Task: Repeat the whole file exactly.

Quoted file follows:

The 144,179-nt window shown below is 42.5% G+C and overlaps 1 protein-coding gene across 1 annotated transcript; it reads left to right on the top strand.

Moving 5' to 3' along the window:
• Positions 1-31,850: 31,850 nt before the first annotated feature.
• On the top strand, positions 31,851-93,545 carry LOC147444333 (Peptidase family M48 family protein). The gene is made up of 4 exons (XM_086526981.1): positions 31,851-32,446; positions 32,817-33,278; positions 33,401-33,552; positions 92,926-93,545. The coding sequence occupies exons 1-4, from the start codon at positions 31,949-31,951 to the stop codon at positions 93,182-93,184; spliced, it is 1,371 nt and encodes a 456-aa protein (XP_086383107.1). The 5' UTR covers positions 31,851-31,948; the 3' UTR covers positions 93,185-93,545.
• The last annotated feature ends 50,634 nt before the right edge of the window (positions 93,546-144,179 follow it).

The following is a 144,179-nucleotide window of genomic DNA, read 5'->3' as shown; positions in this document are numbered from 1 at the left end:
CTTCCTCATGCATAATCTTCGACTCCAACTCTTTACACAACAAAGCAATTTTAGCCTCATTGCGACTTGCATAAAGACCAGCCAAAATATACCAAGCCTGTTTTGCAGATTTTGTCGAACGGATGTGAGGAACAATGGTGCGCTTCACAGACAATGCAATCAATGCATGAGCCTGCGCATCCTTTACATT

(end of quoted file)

The 144,179-nt window shown below is 42.5% G+C and overlaps 1 protein-coding gene across 1 annotated transcript; it reads left to right on the top strand.

Moving 5' to 3' along the window:
• Positions 1-31,850: 31,850 nt before the first annotated feature.
• On the top strand, positions 31,851-93,545 carry LOC147444333 (Peptidase family M48 family protein). The gene is made up of 4 exons (XM_086526981.1): positions 31,851-32,446; positions 32,817-33,278; positions 33,401-33,552; positions 92,926-93,545. The coding sequence occupies exons 1-4, from the start codon at positions 31,949-31,951 to the stop codon at positions 93,182-93,184; spliced, it is 1,371 nt and encodes a 456-aa protein (XP_086383107.1). The 5' UTR covers positions 31,851-31,948; the 3' UTR covers positions 93,185-93,545.
• The last annotated feature ends 50,634 nt before the right edge of the window (positions 93,546-144,179 follow it).

The following is a 144,179-nucleotide window of genomic DNA, read 5'->3' as shown; positions in this document are numbered from 1 at the left end:
CTTCCTCATGCATAATCTTCGACTCCAACTCTTTACACAACAAAGCAATTTTAGCCTCATTGCGACTTGCATAAAGACCAGCCAAAATATACCAAGCCTGTTTTGCAGATTTTGTCGAACGGATGTGAGGAACAATGGTGCGCTTCACAGACAATGCAATCAATGCATGAGCCTGCGCATCCTTTACATT